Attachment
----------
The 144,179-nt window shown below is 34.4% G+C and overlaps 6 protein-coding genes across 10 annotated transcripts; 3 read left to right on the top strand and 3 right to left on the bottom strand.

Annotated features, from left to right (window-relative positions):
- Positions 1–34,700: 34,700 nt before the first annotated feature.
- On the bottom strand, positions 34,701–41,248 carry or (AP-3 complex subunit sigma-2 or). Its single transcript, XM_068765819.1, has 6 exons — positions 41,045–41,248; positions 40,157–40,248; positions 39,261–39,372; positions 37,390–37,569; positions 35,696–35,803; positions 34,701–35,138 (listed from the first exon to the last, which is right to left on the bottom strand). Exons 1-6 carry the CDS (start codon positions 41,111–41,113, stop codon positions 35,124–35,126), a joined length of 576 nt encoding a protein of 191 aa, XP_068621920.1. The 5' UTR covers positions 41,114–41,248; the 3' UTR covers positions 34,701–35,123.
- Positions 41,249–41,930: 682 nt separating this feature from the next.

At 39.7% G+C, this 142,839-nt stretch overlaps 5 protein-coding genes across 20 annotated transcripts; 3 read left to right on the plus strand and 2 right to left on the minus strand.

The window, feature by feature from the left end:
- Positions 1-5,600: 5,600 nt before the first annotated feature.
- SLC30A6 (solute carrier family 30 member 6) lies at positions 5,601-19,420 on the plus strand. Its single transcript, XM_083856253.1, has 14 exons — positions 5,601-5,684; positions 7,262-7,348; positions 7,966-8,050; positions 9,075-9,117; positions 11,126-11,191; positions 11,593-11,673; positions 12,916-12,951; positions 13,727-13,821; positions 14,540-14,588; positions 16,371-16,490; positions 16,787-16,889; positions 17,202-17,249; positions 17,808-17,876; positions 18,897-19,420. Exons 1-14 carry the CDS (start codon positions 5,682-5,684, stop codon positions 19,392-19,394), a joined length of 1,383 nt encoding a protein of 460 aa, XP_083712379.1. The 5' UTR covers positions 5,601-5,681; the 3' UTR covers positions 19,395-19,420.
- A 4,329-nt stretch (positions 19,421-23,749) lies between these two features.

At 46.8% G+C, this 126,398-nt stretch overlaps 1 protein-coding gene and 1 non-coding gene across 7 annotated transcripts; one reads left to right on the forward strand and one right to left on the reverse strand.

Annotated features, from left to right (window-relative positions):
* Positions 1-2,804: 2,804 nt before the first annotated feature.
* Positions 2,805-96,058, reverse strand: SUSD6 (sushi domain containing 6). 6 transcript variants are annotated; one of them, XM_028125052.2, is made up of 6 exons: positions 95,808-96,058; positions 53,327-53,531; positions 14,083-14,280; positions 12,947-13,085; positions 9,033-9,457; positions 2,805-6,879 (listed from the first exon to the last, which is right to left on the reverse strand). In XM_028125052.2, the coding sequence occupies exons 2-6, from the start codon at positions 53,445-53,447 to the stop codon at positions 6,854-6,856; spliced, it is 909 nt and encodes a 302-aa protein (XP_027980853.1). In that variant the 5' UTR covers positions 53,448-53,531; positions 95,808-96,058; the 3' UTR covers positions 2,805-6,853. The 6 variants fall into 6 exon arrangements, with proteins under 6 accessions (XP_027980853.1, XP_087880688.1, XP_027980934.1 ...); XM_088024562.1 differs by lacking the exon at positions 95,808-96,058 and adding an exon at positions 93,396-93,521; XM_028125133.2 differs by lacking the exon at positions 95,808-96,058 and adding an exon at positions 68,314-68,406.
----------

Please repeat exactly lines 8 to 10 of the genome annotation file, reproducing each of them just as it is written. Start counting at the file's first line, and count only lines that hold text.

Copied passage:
- Positions 1-5,600: 5,600 nt before the first annotated feature.
- SLC30A6 (solute carrier family 30 member 6) lies at positions 5,601-19,420 on the plus strand. Its single transcript, XM_083856253.1, has 14 exons — positions 5,601-5,684; positions 7,262-7,348; positions 7,966-8,050; positions 9,075-9,117; positions 11,126-11,191; positions 11,593-11,673; positions 12,916-12,951; positions 13,727-13,821; positions 14,540-14,588; positions 16,371-16,490; positions 16,787-16,889; positions 17,202-17,249; positions 17,808-17,876; positions 18,897-19,420. Exons 1-14 carry the CDS (start codon positions 5,682-5,684, stop codon positions 19,392-19,394), a joined length of 1,383 nt encoding a protein of 460 aa, XP_083712379.1. The 5' UTR covers positions 5,601-5,681; the 3' UTR covers positions 19,395-19,420.
- A 4,329-nt stretch (positions 19,421-23,749) lies between these two features.